Encouraged by the Fletcher brothers, Knox looked eagerly for a way to force Zelaya from power. He thought he might have one when the lumber baron George Emery approached him. Emery was demanding that the Nicaraguan government compensate him for losses he said he had incurred in Nicaragua, and Knox seized on his case. He sent a brusque note to the Nicaraguan minister in Washington, warning him that his country’s “unnecessary, unwarranted and dilatory” delay in settling this claim threatened the “good will” that existed between Managua and Washington. Much to Knox’s surprise and perhaps disappointment, Zelaya met all his demands and quickly accepted the settlement Emery proposed. Under its provisions, Emery gave up his concession and received $640,000 in compensation.

Soon afterward, Knox’s anger flared again when Zelaya signed an agreement to borrow £1.25 million from European banks to finance his dream project, a coast-to-coast railroad. Knox had nothing against the railroad, but he understood perfectly well that by borrowing money from European rather than American banks, Zelaya was trying to make his country less dependent on the United States. This he could not abide. He asked the British and French governments to quash the loan, but they politely refused. In the summer of 1909, it was successfully floated in London and Paris.

For several years, Knox and others in Washington had been spreading rumors that Zelaya was secretly negotiating with European or Japanese interests to build a canal across his country that would compete with the one the United States was building in Panama. Those rumors were false, but Zelaya did not deny that the canal idea intrigued him. Nor did he hide his conviction that it was to Nicaragua’s advantage to have friends other than the United States. He was a fervent nationalist with outsized ambitions for himself and his country. Once he ordered a Peruvian citizen deported from Nicaragua, and when the Peruvian threatened to appeal to his government, Zelaya replied, “Appeal by all means! When I ridicule the United States, laugh at Germany and spit on England, what do you suppose I care for your beggarly Peru?”

Knox found all this quite intolerable. In the summer of 1909, he began orchestrating a campaign designed to turn American public opinion against Zelaya. He seized on several minor incidents in Nicaragua, including one in which an American tobacco merchant was briefly jailed, to paint the Nicaraguan regime as brutal and oppressive. He sent diplomats to Nicaragua whom he knew to be strongly anti-Zelaya, and passed their lurid reports to friends in the press. Soon American newspapers were screaming that Zelaya had imposed a “reign of terror” in Nicaragua and become “the menace of Central America.” As their sensationalist campaign reached a peak, President Taft gravely announced that the United States would no longer “tolerate and deal with such a medieval despot.”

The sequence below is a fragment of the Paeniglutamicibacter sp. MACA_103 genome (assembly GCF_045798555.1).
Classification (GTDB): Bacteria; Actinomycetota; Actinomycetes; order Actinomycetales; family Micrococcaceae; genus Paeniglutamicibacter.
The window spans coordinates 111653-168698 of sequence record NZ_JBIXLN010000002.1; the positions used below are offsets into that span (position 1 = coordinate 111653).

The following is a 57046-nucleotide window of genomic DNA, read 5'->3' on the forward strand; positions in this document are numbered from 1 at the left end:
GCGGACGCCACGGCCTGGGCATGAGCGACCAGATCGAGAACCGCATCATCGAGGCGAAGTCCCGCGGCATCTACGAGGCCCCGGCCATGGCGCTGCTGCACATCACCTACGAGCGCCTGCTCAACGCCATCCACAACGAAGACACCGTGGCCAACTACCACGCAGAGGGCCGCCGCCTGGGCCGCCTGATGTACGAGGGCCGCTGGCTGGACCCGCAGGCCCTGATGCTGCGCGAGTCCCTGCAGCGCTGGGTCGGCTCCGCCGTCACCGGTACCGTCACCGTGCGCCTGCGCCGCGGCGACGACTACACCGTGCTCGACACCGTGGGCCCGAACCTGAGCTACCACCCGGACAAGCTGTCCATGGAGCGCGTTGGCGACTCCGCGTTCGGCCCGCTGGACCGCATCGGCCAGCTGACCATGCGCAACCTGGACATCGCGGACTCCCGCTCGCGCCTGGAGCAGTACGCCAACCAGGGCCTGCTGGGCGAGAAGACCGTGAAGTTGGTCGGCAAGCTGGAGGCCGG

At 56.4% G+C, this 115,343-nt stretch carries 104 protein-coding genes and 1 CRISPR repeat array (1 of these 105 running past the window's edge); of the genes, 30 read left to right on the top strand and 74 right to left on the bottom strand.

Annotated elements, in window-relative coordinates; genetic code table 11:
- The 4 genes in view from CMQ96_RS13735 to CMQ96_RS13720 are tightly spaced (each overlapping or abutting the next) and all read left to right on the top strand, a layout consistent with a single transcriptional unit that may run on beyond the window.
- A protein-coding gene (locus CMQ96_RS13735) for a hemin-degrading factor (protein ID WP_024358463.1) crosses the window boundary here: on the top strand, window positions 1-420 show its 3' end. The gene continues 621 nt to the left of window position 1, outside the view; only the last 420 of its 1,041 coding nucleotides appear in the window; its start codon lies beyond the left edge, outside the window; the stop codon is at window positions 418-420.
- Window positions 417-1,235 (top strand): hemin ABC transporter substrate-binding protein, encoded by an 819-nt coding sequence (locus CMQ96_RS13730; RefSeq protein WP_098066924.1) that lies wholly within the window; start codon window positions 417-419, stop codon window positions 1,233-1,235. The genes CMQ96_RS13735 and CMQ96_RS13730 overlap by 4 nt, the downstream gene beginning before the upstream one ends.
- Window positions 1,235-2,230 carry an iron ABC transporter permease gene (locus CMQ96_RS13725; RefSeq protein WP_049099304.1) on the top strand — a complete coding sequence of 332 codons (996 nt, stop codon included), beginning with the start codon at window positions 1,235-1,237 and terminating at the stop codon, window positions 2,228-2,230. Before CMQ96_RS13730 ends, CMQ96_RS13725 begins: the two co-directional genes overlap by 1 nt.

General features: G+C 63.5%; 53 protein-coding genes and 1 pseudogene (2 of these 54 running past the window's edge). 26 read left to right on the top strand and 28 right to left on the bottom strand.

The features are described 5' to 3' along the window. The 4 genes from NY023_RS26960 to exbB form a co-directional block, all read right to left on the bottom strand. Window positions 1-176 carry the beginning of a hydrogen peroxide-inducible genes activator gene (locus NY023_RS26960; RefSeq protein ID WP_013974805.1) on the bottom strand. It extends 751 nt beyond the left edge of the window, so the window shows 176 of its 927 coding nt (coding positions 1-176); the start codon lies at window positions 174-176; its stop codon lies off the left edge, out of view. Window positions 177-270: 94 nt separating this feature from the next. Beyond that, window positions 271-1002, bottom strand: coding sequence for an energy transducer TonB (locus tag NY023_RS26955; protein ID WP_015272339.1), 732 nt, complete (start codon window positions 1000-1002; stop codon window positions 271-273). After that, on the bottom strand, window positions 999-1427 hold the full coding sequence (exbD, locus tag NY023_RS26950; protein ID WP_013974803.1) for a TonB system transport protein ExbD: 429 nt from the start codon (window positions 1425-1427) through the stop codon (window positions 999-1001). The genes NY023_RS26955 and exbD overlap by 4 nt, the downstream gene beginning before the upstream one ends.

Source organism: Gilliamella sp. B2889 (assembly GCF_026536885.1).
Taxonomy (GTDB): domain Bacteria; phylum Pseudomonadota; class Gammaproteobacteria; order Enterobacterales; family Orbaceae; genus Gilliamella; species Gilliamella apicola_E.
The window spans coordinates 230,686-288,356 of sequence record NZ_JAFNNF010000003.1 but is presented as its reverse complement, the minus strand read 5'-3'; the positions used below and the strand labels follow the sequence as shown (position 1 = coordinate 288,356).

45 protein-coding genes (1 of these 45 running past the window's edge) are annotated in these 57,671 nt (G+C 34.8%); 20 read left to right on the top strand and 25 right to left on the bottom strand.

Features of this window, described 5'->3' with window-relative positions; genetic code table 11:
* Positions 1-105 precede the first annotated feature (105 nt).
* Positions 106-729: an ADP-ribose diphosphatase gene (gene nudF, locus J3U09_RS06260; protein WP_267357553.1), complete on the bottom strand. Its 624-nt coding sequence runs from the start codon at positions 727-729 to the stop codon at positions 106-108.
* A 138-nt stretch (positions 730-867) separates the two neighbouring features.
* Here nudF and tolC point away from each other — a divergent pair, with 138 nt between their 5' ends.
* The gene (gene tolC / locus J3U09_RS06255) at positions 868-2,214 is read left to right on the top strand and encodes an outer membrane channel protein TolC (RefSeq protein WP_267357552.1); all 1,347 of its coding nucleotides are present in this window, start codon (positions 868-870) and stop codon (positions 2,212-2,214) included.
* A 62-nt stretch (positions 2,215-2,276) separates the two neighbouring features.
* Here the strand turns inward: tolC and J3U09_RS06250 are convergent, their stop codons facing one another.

With this declaration, the United States pronounced Zelaya’s political death sentence. American businessmen in Bluefields, the main town on the Caribbean coast, rushed to carry out the execution. With tacit approval from the American consul, William Moffett, with whom they shared their plans at every stage, they formed a conspiracy with the ambitious provincial governor, General Juan José Estrada. On October 10, 1909, Estrada declared himself president of Nicaragua and appealed to the United States for diplomatic recognition.

This revolution was extraordinarily well financed. The chief accountant for the La Luz mining company, Adolfo Díaz, a bespectacled clerk from a modest Conservative family, served as its treasurer. American companies operating in and around Bluefields sent him large sums of money. The cost of the revolution has been variously estimated at between $63,000 and $2 million.

Estrada used much of the money to raise and equip a militia. It did not prove a great fighting force, though, and his proclaimed march on Managua quickly bogged down in the jungle. Zelaya sent troops to crush it. Knox, watching from Washington, was stymied. His revolution had broken out, but it was quickly collapsing. He needed a pretext to intervene. To his great good fortune, Zelaya gave him one.

Estrada’s call for rebel fighters, like every call for fighters in Central America, had attracted dozens of American adventurers, mercenaries, and gunslingers. Some were miners looking for excitement. Others worked for American-owned companies in Bluefields or other coastal towns. A handful sailed down from New Orleans. Two would go down in Nicaraguan history.